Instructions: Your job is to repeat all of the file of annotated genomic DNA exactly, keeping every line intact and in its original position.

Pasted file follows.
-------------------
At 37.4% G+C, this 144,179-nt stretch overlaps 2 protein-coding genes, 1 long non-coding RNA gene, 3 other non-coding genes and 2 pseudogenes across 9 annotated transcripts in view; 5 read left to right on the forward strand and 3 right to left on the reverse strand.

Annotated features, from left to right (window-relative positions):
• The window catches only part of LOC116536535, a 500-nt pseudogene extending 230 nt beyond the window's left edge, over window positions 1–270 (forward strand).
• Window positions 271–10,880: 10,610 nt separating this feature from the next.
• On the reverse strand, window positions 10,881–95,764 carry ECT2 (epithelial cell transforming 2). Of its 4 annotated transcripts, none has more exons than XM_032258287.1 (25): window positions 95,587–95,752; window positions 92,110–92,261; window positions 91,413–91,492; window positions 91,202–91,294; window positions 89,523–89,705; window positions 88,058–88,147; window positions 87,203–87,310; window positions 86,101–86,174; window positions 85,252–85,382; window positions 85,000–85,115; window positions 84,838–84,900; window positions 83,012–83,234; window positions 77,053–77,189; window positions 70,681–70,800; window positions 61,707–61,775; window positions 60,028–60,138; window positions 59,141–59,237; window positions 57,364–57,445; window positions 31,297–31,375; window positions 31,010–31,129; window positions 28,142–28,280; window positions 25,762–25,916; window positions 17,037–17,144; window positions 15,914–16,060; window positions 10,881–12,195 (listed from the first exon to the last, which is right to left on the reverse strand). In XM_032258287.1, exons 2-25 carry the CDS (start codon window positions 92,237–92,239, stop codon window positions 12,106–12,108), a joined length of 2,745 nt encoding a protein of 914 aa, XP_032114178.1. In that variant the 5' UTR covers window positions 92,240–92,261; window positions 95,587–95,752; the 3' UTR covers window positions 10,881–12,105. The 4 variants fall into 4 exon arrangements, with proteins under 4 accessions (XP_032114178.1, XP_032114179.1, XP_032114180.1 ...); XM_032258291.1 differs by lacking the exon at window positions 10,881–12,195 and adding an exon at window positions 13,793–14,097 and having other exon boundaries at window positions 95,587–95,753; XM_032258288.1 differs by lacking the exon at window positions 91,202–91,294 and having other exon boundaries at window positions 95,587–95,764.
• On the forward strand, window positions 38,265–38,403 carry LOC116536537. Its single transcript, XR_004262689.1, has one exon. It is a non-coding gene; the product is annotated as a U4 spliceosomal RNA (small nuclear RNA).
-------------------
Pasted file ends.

At 37.4% G+C, this 144,179-nt stretch overlaps 2 protein-coding genes, 1 long non-coding RNA gene, 3 other non-coding genes and 2 pseudogenes across 9 annotated transcripts in view; 5 read left to right on the forward strand and 3 right to left on the reverse strand.

Annotated features, from left to right (window-relative positions):
• The window catches only part of LOC116536535, a 500-nt pseudogene extending 230 nt beyond the window's left edge, over window positions 1–270 (forward strand).
• Window positions 271–10,880: 10,610 nt separating this feature from the next.
• On the reverse strand, window positions 10,881–95,764 carry ECT2 (epithelial cell transforming 2). Of its 4 annotated transcripts, none has more exons than XM_032258287.1 (25): window positions 95,587–95,752; window positions 92,110–92,261; window positions 91,413–91,492; window positions 91,202–91,294; window positions 89,523–89,705; window positions 88,058–88,147; window positions 87,203–87,310; window positions 86,101–86,174; window positions 85,252–85,382; window positions 85,000–85,115; window positions 84,838–84,900; window positions 83,012–83,234; window positions 77,053–77,189; window positions 70,681–70,800; window positions 61,707–61,775; window positions 60,028–60,138; window positions 59,141–59,237; window positions 57,364–57,445; window positions 31,297–31,375; window positions 31,010–31,129; window positions 28,142–28,280; window positions 25,762–25,916; window positions 17,037–17,144; window positions 15,914–16,060; window positions 10,881–12,195 (listed from the first exon to the last, which is right to left on the reverse strand). In XM_032258287.1, exons 2-25 carry the CDS (start codon window positions 92,237–92,239, stop codon window positions 12,106–12,108), a joined length of 2,745 nt encoding a protein of 914 aa, XP_032114178.1. In that variant the 5' UTR covers window positions 92,240–92,261; window positions 95,587–95,752; the 3' UTR covers window positions 10,881–12,105. The 4 variants fall into 4 exon arrangements, with proteins under 4 accessions (XP_032114178.1, XP_032114179.1, XP_032114180.1 ...); XM_032258291.1 differs by lacking the exon at window positions 10,881–12,195 and adding an exon at window positions 13,793–14,097 and having other exon boundaries at window positions 95,587–95,753; XM_032258288.1 differs by lacking the exon at window positions 91,202–91,294 and having other exon boundaries at window positions 95,587–95,764.
• On the forward strand, window positions 38,265–38,403 carry LOC116536537. Its single transcript, XR_004262689.1, has one exon. It is a non-coding gene; the product is annotated as a U4 spliceosomal RNA (small nuclear RNA).